Sanctuary policies pose a threat to public safety, Sen. Pat Toomey (R., Pa.) thinks; his new legislation would block them from receiving some federal funds to try to change their minds.
"We've historically relied on common sense and a common sense of duty to protect the public from dangerous criminals," Toomey told the Washington Free Beacon in an interview Wednesday. "Unfortunately, that expectation no longer applies to these cities. So, we've got a bill that would withhold funding that the cities very much like, with the hope that that would begin to change their mind."
Toomey's bill, reintroduced last Thursday, would deny federal grant money to sanctuary jurisdictions, either cities or states. Toomey floated the proposal last year, when it was denied cloture as part of a series of votes on immigration taken by the Senate in a single whirlwind session.
The goal of the proposal, Toomey explained, is to "create a powerful disincentive so that the sanctuary cities would no longer be sanctuary cities." In his view, sanctuary policies endanger the public by permitting illegally resident offenders to roam the streets, rather than deporting them to their home countries.
Immigration enforcement is a federal responsibility, overseen by a bevy of agencies mostly under the umbrella of the Department of Homeland Security. Under federal law, however, immigration officials can delegate their enforcement authority temporarily to state and local law enforcement, permitting them to help with deportation. Federal officers can also issue detainers, asking local law enforcement to hold on to and eventually hand over individuals whom they have already arrested and subsequently ascertained to be illegally resident.
Sanctuary jurisdictions are those cities and states which refuse to coordinate with federal law enforcement on these immigration functions. An estimated eight states, as well as dozens of cities, fit the bill. Those include a number of counties in Toomey's state of Pennsylvania, as well as the largest city, Philadelphia. (Second-largest city Pittsburgh is not officially a sanctuary city, although Mayor Bill Peduto (D.) has signaled sympathy to the idea.)
"Pennsylvania has seen what happens with sanctuary cities," Toomey said. "They become a magnet for dangerous criminals who are in this country illegally."
He argued that illegally resident criminals flock to sanctuary jurisdictions because they know that if they are apprehended, they will not face deportation—that in a sense, city or state officials are on their side in a way that they would not be in non-sanctuary cities or states.
"Why in the world do they want to protect these people when among them are violent criminals?" Toomey said. "That's what we're talking about here: We're talking about people who are being picked up by local law enforcement for a reason. … The idea that we've got to protect these criminals from the consequences of their own prior criminal acts is just unbelievable to me."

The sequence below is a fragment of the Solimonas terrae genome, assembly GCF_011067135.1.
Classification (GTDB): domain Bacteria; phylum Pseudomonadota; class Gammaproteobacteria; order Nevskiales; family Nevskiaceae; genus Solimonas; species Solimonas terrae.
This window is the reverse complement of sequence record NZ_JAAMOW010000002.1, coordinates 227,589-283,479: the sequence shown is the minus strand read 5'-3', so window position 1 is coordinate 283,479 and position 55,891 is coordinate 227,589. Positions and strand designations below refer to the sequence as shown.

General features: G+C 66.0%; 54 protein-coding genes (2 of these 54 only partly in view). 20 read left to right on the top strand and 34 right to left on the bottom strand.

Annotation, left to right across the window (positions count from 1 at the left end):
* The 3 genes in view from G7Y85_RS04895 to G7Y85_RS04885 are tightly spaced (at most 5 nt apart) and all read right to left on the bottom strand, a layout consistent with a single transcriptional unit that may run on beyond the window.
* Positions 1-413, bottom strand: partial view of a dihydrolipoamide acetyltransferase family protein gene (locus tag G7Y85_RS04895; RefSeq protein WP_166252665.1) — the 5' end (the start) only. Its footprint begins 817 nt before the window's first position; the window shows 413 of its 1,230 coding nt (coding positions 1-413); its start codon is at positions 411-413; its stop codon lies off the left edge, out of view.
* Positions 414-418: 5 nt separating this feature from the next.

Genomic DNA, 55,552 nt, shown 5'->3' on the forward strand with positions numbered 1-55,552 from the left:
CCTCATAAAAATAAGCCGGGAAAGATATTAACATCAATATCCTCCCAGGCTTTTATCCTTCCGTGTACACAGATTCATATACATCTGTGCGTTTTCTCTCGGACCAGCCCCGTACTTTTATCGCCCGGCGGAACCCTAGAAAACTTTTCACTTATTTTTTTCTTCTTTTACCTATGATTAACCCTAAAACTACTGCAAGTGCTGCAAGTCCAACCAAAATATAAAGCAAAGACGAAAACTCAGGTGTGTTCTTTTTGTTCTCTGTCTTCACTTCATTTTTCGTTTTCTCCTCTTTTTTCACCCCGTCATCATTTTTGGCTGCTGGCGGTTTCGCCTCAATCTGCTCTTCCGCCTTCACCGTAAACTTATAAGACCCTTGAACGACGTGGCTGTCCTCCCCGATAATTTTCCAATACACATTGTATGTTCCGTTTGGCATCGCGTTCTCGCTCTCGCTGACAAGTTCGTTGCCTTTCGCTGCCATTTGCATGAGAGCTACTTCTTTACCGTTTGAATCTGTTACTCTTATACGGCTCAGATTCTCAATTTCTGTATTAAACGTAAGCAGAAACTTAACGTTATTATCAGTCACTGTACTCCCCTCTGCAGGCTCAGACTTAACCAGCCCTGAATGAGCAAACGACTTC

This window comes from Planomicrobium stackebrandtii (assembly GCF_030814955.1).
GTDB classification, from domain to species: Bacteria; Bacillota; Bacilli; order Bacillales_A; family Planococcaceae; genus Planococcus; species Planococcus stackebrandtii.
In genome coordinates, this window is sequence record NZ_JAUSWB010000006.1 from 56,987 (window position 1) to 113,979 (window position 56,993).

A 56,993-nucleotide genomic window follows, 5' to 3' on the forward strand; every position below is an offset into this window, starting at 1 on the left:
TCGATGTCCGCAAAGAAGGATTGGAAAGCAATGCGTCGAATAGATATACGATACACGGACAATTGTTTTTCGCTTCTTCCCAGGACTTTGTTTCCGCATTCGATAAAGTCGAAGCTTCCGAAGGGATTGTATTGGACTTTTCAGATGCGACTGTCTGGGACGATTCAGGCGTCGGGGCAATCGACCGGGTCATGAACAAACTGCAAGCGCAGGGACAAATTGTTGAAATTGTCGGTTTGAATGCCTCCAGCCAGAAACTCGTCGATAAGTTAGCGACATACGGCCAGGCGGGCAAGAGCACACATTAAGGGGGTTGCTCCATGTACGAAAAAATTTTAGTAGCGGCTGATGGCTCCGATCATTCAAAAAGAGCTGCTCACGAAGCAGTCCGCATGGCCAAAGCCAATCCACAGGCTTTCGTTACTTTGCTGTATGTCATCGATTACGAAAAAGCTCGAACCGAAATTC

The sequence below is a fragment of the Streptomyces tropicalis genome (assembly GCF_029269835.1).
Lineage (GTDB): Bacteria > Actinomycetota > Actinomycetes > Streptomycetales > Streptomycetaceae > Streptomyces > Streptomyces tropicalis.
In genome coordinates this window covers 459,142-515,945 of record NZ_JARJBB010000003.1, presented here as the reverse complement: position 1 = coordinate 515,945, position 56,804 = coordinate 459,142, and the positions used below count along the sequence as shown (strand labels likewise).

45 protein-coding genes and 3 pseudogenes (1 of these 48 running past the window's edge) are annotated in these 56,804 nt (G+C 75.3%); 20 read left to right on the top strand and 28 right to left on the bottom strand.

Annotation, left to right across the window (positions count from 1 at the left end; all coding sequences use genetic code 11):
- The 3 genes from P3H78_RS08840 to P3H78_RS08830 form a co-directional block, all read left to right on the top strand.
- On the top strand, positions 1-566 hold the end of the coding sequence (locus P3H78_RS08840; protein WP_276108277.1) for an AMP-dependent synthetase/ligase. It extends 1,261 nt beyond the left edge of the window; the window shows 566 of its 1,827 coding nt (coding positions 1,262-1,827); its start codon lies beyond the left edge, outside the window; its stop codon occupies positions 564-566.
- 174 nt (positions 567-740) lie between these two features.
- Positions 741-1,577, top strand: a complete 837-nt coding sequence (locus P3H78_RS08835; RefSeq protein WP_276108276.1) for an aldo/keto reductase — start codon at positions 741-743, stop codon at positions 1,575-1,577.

Sanctuary jurisdictions have been a subject of debate in Pennsylvania, pitting the state's Republican-controlled legislature against liberal areas like Philadelphia. State legislators floated a bill last year to withhold funds from sanctuary cities in the state; the proposal was subsequently amended to make the cities legally liable for any individuals "adversely affected" by their failure to enforce federal immigration laws.
Such individuals would include the victim of Juan Ramon Vasquez, an illegal immigrant detained and then released by the Philadelphia police who subsequently sexually assaulted a five-year-old girl.
"It wasn't the police department's choice in the matter, it was what the politicians in Philadelphia forced on them. So they had to just release this guy back on to the streets, and a short time later he raped a young girl," Toomey said. "I mean that's just how horrendous this can be. This is not just a hypothetical; this has actually happened in Philadelphia."
Importantly, some conservative-leaning Pennsylvania counties are also ignoring immigration detainers. This is not out of principled opposition, but legal cautiousness—they fear that if their officers accidentally enforce an immigration detainer against the wrong person, they, rather than the federal government, would be held liable.
This caution is in response to recent court rulings which suggest cities and states can be held liable. Toomey—who said he does not "entirely agree with" the rulings—therefore also included language in his bill to make sure that the federal government would be liable in such circumstances.
"And that's the way it should work," he explained, "because in this context, the local police are really effectively being deputized by federal immigration officials, for a very brief period of time, until the feds can come and make the apprehension."
Although Toomey is focused on sanctuary policy, there is clearly a much larger immigration debate brewing in Washington. The border crisis continues to boil over with few fixes in sight, while the White House simultaneously pushes for merit-based immigration reform. Toomey did not give that proposal a full-throated endorsement; while "there are constructive elements in it," he believes that both high- and low-skilled immigration is needed, and that "we can welcome far more people that come to this country as legal immigrants."
While Toomey was not for the more restrictionist proposals of his Republican caucus colleagues, he was against something else more: Democrats' leniency on illegal immigration. When asked about this bigger picture, Toomey said that the Senate needs to find a "consensus," but thinks that will be hard, given the attitude of Senate Democrats.
"When our Democratic colleagues think that violent criminals should be allowed to stay and wander our streets freely without federal authorities being able to deport them, it's a little difficult to find common ground," he said.